The news that the play "Under Milk Wood" is being done as an opera caught the eye and gave a jolt to the memory. How well the opera works and whether it is a success or not is in the lap if not of the gods then at least the audiences.
Wales has retained a good deal of its varied musical interests although it is removed from The Land Of Music that once it was. But this piece is an interesting choice as opera because in its original form it may have been poetic verbal with incidental sound but there was a clear lyricism to the words and expression.
Dylan Thomas, like many others from that period has gone well out of fashion. Once dangerously and seditious modern works have now retreated into a never never land between the new modern and the old traditional. The late 40's and 50's are now a period we prefer to forget.
The memory lurch was that in late 1956 I turned up in London and playing rugby inevitably found myself among a group of Welshmen. One evening when the beer money was short it was cheaper to go a theatre and they were anxious to see Under Milk Wood done as a play rather than as sound on the radio.
It was at the New Theatre, later the Albery, now the Noel Coward. I wonder what Dylan would make of this connection to his piece which was as far removed from Noel Coward then as you could get.
It ran for seven months, long enough for the Welsh in London to have a chance to see it, but as an unusual and distinctive play did not attract the usual West End audience. None the less it was a striking performance and Donald Houston, I think, was the narrator. Huw Griffiths perhaps was in the cast.
Unluckily despite the power of the internet I have yet to turn up a full cast list and wonder whether Richard Burton was involved. One has to be careful of "false memory" because you think you would have liked him to be in the play.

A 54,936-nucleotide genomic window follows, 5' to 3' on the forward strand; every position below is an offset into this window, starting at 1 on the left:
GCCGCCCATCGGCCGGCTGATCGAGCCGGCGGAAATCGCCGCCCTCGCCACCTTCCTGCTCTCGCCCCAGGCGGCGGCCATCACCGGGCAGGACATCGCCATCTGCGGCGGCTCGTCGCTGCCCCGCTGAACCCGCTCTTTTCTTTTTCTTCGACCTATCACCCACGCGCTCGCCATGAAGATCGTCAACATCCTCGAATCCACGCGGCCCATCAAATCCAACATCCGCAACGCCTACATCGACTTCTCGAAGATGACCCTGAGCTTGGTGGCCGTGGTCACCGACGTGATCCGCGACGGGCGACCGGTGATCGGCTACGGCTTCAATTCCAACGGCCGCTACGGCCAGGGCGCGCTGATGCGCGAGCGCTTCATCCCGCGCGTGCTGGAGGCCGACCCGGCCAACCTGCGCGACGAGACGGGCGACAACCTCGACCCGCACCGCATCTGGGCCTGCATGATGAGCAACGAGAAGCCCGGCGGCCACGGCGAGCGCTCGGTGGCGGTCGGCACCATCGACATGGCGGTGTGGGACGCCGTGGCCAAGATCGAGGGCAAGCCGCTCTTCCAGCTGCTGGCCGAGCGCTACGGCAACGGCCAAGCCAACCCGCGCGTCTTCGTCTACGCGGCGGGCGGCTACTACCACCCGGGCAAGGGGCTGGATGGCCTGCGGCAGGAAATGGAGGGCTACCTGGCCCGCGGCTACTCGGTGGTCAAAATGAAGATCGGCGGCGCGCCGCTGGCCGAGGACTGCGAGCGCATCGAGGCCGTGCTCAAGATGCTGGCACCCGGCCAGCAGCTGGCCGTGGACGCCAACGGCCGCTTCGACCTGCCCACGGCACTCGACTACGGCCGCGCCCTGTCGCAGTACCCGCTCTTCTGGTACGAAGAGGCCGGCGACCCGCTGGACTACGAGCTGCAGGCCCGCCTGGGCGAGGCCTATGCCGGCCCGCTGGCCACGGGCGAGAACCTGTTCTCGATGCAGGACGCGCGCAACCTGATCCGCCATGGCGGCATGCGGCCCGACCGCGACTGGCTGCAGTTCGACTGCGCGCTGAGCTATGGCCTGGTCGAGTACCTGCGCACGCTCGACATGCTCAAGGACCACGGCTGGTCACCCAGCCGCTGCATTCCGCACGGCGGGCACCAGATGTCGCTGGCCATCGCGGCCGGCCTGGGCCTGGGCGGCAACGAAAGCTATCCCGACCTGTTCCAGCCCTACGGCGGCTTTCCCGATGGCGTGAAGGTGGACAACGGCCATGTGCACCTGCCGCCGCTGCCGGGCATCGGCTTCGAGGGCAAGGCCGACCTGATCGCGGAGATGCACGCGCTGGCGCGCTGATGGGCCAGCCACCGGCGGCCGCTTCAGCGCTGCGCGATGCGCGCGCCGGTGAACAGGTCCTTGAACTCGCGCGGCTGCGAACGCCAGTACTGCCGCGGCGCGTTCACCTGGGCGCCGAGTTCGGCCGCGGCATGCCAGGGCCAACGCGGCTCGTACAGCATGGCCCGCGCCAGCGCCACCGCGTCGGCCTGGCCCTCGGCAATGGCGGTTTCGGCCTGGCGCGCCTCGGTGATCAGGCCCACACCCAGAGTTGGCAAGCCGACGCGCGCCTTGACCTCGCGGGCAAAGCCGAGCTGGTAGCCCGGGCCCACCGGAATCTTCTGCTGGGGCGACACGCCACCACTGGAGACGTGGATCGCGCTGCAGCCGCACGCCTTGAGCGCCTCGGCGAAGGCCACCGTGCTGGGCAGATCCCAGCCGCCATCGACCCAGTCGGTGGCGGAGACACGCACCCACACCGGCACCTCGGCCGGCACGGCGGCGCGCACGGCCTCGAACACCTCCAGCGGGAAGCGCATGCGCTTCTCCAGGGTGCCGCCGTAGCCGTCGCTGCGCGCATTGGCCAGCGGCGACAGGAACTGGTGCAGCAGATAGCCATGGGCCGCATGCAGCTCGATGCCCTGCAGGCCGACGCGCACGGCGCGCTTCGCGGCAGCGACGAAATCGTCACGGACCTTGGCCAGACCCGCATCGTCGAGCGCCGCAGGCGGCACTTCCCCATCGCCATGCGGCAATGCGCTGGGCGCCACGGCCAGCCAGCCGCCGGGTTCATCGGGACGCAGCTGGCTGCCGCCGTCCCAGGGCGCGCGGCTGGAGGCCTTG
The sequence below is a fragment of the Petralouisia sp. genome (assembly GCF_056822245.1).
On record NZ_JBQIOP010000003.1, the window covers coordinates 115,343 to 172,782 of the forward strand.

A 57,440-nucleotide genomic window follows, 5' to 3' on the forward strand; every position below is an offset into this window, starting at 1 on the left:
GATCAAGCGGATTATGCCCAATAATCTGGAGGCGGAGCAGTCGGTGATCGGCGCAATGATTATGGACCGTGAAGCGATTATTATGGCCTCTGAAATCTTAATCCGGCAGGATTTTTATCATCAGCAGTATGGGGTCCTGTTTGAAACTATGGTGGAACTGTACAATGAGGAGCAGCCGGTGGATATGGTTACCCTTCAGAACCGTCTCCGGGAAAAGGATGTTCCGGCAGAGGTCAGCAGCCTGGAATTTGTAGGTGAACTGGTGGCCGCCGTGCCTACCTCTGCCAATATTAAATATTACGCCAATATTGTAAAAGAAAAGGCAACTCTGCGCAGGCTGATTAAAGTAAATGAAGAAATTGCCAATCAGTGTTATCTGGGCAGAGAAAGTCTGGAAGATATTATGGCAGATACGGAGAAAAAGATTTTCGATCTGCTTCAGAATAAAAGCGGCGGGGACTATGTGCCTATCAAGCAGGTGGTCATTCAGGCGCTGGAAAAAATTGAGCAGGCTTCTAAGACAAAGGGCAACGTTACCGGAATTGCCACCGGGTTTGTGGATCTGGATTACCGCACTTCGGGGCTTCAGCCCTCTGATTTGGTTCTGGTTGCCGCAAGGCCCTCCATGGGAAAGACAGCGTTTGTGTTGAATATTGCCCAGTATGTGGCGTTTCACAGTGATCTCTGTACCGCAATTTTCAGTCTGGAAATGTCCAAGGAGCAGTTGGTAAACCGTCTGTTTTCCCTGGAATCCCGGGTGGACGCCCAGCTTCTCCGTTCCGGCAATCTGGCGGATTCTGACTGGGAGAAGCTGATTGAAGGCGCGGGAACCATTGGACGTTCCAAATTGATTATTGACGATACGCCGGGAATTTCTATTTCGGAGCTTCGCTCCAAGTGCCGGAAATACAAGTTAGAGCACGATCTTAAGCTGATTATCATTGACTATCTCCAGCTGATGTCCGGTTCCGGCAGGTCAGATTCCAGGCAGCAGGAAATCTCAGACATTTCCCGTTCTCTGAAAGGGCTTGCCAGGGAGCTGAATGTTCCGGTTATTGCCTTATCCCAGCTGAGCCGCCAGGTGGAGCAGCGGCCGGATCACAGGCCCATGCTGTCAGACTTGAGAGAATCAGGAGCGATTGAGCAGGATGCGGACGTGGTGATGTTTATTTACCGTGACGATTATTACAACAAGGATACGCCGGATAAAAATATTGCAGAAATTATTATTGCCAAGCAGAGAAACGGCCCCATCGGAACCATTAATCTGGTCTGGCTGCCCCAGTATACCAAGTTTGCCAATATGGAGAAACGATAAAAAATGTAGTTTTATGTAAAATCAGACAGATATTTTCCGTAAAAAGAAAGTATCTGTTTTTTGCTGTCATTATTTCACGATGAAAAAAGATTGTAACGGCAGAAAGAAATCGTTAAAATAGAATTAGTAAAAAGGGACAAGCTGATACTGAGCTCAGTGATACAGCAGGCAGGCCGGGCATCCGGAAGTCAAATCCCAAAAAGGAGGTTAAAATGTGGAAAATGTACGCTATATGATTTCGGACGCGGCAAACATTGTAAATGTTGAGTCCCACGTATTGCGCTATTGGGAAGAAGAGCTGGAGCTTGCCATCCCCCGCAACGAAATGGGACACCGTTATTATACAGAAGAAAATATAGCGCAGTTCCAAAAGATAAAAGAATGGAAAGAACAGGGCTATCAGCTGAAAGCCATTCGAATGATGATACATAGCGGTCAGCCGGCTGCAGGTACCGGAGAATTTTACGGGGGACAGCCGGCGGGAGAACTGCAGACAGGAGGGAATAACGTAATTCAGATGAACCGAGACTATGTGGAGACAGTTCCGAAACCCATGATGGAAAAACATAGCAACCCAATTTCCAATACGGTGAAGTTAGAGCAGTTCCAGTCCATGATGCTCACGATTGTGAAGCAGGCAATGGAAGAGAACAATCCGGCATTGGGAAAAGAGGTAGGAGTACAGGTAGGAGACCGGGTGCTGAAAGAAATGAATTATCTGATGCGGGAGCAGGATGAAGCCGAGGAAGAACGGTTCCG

This was a time when not only were there cohorts of the Welsh in London, but substantial numbers of Irish and Scots and across both the classes and locations. There were some leanings, the Welsh to education, the Irish to health and the Scots to police, government and jobs that involved bossing people about.
This did lead to some stereotyping at the time, which was then routine and not punishable by law. One of the consequences of the developments of recent years is that now when in London to hear those accents is becoming rare events.
It is almost as if the numbers of other incomers have led to the effective exclusion of many ordinary people from the other parts of the Atlantic Isles. In that period the idea of the UK included the theory that London was home for large numbers of people from elsewhere in the Atlantic Isles.
If that has effectively ceased then it is little wonder that London is seen to have become another country and the other parts of the Isles have not just begun to drift apart but to see themselves as no part of a London dominated polity.
So is it the beginning of an end?